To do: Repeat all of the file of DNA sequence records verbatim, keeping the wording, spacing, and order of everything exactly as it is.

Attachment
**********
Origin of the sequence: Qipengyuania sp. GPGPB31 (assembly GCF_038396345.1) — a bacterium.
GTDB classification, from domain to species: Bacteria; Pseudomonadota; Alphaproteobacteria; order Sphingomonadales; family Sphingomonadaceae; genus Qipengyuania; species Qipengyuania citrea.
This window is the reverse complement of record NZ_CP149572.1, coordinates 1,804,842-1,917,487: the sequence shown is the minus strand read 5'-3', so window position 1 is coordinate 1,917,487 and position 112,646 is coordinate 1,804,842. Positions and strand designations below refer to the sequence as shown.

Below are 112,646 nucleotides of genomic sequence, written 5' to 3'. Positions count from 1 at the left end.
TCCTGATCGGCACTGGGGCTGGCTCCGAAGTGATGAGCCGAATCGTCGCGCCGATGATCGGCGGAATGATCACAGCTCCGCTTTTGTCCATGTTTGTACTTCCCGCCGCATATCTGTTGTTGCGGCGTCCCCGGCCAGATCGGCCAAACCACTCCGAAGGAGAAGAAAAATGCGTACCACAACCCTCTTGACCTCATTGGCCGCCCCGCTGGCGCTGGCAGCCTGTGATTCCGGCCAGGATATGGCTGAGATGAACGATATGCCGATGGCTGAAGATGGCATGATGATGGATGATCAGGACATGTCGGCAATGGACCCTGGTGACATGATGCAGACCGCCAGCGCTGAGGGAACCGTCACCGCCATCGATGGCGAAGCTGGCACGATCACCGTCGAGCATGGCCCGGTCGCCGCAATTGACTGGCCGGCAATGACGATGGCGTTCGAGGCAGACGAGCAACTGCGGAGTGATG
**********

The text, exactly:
Origin of the sequence: Qipengyuania sp. GPGPB31 (assembly GCF_038396345.1) — a bacterium.
GTDB classification, from domain to species: Bacteria; Pseudomonadota; Alphaproteobacteria; order Sphingomonadales; family Sphingomonadaceae; genus Qipengyuania; species Qipengyuania citrea.
This window is the reverse complement of record NZ_CP149572.1, coordinates 1,804,842-1,917,487: the sequence shown is the minus strand read 5'-3', so window position 1 is coordinate 1,917,487 and position 112,646 is coordinate 1,804,842. Positions and strand designations below refer to the sequence as shown.

Below are 112,646 nucleotides of genomic sequence, written 5' to 3'. Positions count from 1 at the left end.
TCCTGATCGGCACTGGGGCTGGCTCCGAAGTGATGAGCCGAATCGTCGCGCCGATGATCGGCGGAATGATCACAGCTCCGCTTTTGTCCATGTTTGTACTTCCCGCCGCATATCTGTTGTTGCGGCGTCCCCGGCCAGATCGGCCAAACCACTCCGAAGGAGAAGAAAAATGCGTACCACAACCCTCTTGACCTCATTGGCCGCCCCGCTGGCGCTGGCAGCCTGTGATTCCGGCCAGGATATGGCTGAGATGAACGATATGCCGATGGCTGAAGATGGCATGATGATGGATGATCAGGACATGTCGGCAATGGACCCTGGTGACATGATGCAGACCGCCAGCGCTGAGGGAACCGTCACCGCCATCGATGGCGAAGCTGGCACGATCACCGTCGAGCATGGCCCGGTCGCCGCAATTGACTGGCCGGCAATGACGATGGCGTTCGAGGCAGACGAGCAACTGCGGAGTGATG